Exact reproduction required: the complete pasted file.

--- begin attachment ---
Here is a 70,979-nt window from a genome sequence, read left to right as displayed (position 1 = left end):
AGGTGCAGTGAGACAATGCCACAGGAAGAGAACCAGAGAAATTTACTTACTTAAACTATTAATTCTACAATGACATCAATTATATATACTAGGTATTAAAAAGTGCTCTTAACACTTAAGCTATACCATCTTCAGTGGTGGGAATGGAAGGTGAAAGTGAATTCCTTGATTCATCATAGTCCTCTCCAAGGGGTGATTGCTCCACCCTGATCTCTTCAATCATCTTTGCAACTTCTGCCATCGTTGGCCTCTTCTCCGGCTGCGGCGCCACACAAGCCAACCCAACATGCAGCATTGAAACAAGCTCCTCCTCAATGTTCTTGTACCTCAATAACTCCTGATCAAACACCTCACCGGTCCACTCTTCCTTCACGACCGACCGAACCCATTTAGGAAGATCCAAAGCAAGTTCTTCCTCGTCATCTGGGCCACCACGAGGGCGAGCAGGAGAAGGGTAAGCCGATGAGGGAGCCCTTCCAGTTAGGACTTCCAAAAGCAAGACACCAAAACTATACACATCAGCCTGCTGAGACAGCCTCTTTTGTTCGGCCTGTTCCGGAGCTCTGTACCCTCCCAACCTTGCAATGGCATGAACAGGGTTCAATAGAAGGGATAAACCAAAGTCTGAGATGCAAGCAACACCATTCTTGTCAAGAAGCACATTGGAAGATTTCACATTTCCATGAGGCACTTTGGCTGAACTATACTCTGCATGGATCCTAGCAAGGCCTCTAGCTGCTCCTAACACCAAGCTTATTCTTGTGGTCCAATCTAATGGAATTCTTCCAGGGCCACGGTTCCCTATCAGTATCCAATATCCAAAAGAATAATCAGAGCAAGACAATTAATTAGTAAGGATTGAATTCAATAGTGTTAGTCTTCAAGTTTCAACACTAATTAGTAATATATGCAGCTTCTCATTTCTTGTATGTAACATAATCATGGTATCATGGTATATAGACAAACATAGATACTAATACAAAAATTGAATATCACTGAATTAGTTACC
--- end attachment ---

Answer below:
Here is a 70,979-nt window from a genome sequence, read left to right as displayed (position 1 = left end):
AGGTGCAGTGAGACAATGCCACAGGAAGAGAACCAGAGAAATTTACTTACTTAAACTATTAATTCTACAATGACATCAATTATATATACTAGGTATTAAAAAGTGCTCTTAACACTTAAGCTATACCATCTTCAGTGGTGGGAATGGAAGGTGAAAGTGAATTCCTTGATTCATCATAGTCCTCTCCAAGGGGTGATTGCTCCACCCTGATCTCTTCAATCATCTTTGCAACTTCTGCCATCGTTGGCCTCTTCTCCGGCTGCGGCGCCACACAAGCCAACCCAACATGCAGCATTGAAACAAGCTCCTCCTCAATGTTCTTGTACCTCAATAACTCCTGATCAAACACCTCACCGGTCCACTCTTCCTTCACGACCGACCGAACCCATTTAGGAAGATCCAAAGCAAGTTCTTCCTCGTCATCTGGGCCACCACGAGGGCGAGCAGGAGAAGGGTAAGCCGATGAGGGAGCCCTTCCAGTTAGGACTTCCAAAAGCAAGACACCAAAACTATACACATCAGCCTGCTGAGACAGCCTCTTTTGTTCGGCCTGTTCCGGAGCTCTGTACCCTCCCAACCTTGCAATGGCATGAACAGGGTTCAATAGAAGGGATAAACCAAAGTCTGAGATGCAAGCAACACCATTCTTGTCAAGAAGCACATTGGAAGATTTCACATTTCCATGAGGCACTTTGGCTGAACTATACTCTGCATGGATCCTAGCAAGGCCTCTAGCTGCTCCTAACACCAAGCTTATTCTTGTGGTCCAATCTAATGGAATTCTTCCAGGGCCACGGTTCCCTATCAGTATCCAATATCCAAAAGAATAATCAGAGCAAGACAATTAATTAGTAAGGATTGAATTCAATAGTGTTAGTCTTCAAGTTTCAACACTAATTAGTAATATATGCAGCTTCTCATTTCTTGTATGTAACATAATCATGGTATCATGGTATATAGACAAACATAGATACTAATACAAAAATTGAATATCACTGAATTAGTTACC